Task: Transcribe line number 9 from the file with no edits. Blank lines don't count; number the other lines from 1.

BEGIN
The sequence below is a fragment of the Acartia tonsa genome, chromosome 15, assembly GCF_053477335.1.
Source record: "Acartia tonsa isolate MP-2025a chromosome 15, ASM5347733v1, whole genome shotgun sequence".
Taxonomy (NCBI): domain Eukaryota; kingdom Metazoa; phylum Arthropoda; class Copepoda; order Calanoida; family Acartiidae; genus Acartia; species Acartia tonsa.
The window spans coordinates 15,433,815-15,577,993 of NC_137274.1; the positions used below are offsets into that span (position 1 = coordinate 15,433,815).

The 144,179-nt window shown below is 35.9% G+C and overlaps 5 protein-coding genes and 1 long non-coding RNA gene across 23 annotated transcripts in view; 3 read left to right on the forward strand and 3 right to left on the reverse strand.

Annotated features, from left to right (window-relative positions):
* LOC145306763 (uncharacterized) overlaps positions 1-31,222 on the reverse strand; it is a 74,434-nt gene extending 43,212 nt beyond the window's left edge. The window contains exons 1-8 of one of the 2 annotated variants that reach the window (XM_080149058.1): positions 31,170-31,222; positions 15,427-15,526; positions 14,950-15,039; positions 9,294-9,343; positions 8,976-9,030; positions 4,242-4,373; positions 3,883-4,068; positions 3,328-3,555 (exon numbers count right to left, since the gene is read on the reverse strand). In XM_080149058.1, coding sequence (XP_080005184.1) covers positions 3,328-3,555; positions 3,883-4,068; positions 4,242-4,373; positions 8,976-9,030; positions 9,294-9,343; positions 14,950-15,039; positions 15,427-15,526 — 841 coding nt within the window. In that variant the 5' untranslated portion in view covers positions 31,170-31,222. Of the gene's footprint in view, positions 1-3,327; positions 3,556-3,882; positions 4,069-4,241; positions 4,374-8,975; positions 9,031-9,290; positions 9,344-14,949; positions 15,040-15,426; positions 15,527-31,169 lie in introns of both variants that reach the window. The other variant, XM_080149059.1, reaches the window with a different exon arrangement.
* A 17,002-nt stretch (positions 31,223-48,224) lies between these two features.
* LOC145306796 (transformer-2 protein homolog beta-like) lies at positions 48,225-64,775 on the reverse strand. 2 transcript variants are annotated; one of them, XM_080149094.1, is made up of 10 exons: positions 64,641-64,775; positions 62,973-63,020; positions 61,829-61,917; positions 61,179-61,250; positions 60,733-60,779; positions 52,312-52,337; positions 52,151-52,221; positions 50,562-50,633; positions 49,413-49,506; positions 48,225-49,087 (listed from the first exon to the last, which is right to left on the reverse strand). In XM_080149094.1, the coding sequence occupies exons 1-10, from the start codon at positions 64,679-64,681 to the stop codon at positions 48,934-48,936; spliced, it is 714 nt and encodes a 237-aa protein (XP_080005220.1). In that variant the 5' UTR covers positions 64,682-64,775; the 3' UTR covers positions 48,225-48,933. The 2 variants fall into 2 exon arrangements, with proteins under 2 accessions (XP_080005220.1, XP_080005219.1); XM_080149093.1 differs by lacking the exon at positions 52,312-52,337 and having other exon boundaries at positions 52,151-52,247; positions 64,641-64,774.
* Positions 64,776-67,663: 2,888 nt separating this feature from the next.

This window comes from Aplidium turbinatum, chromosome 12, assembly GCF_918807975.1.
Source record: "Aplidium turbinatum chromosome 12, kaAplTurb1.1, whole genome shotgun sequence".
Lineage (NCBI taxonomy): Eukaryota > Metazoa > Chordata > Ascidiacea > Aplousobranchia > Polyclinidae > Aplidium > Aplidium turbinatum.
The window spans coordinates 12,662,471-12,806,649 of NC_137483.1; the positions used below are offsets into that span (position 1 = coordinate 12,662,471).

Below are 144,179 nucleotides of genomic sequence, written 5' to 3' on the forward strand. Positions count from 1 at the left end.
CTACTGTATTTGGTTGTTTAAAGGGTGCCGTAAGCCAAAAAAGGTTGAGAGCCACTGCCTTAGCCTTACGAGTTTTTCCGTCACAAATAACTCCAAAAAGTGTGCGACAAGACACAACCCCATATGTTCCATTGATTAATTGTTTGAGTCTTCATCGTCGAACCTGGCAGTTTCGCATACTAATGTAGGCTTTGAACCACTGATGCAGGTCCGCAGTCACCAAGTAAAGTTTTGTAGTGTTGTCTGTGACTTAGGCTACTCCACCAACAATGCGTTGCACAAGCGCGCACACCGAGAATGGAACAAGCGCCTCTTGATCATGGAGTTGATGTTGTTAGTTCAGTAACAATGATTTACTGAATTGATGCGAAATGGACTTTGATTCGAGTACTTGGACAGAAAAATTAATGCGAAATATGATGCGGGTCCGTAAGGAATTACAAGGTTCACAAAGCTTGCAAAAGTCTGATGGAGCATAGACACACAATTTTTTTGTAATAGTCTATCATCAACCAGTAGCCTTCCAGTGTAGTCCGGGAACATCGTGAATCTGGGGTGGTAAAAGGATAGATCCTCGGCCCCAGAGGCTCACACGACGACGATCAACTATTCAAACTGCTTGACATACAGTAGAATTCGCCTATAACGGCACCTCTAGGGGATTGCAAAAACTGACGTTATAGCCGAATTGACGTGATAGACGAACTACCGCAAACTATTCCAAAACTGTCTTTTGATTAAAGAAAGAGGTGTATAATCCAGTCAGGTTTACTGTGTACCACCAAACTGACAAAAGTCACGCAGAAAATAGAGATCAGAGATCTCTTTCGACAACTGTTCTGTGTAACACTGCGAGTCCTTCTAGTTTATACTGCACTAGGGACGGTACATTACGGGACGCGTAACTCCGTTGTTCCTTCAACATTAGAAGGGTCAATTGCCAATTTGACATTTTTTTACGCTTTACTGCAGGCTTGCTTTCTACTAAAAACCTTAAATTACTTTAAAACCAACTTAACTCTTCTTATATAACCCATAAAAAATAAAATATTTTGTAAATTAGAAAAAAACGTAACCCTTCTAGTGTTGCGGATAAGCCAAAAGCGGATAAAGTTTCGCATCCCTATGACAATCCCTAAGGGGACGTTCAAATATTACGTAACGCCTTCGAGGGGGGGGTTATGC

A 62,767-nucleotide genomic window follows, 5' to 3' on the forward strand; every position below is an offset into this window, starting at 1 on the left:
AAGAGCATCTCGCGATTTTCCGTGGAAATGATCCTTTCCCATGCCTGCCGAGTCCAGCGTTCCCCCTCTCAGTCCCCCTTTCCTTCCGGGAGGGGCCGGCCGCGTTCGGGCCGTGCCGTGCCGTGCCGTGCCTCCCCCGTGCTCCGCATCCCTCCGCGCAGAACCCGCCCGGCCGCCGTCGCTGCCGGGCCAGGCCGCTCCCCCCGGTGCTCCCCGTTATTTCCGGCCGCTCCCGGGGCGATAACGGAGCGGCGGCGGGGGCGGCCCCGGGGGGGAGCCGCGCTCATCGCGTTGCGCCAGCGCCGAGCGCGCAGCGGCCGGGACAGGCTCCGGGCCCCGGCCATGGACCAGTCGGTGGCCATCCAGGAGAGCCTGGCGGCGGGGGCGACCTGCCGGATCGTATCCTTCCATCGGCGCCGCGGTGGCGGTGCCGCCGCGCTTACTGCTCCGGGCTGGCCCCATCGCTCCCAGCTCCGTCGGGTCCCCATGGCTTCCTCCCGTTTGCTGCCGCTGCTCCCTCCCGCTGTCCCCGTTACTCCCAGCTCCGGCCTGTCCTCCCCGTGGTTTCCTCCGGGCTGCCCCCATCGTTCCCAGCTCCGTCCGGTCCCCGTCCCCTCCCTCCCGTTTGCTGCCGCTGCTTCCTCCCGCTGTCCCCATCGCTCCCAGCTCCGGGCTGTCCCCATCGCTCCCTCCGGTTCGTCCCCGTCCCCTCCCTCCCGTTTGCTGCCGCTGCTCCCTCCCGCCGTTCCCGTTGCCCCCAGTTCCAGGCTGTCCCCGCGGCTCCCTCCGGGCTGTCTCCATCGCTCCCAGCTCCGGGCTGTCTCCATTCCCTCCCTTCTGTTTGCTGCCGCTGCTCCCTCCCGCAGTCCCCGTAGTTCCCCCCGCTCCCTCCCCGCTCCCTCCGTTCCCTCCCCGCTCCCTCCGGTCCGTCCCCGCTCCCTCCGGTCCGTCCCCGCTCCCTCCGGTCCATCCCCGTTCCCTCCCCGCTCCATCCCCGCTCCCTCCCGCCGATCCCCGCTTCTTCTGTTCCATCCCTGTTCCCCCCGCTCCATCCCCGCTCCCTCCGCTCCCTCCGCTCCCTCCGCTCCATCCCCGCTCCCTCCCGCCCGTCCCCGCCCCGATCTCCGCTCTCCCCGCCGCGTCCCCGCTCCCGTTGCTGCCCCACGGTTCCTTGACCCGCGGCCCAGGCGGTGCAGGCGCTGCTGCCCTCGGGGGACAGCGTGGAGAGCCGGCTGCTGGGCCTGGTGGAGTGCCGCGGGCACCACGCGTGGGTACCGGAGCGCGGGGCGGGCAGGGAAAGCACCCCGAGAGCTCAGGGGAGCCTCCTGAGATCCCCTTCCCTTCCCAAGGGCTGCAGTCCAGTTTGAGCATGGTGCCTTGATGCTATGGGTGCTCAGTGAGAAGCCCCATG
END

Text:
* LOC145306796 (transformer-2 protein homolog beta-like) lies at positions 48,225-64,775 on the reverse strand. 2 transcript variants are annotated; one of them, XM_080149094.1, is made up of 10 exons: positions 64,641-64,775; positions 62,973-63,020; positions 61,829-61,917; positions 61,179-61,250; positions 60,733-60,779; positions 52,312-52,337; positions 52,151-52,221; positions 50,562-50,633; positions 49,413-49,506; positions 48,225-49,087 (listed from the first exon to the last, which is right to left on the reverse strand). In XM_080149094.1, the coding sequence occupies exons 1-10, from the start codon at positions 64,679-64,681 to the stop codon at positions 48,934-48,936; spliced, it is 714 nt and encodes a 237-aa protein (XP_080005220.1). In that variant the 5' UTR covers positions 64,682-64,775; the 3' UTR covers positions 48,225-48,933. The 2 variants fall into 2 exon arrangements, with proteins under 2 accessions (XP_080005220.1, XP_080005219.1); XM_080149093.1 differs by lacking the exon at positions 52,312-52,337 and having other exon boundaries at positions 52,151-52,247; positions 64,641-64,774.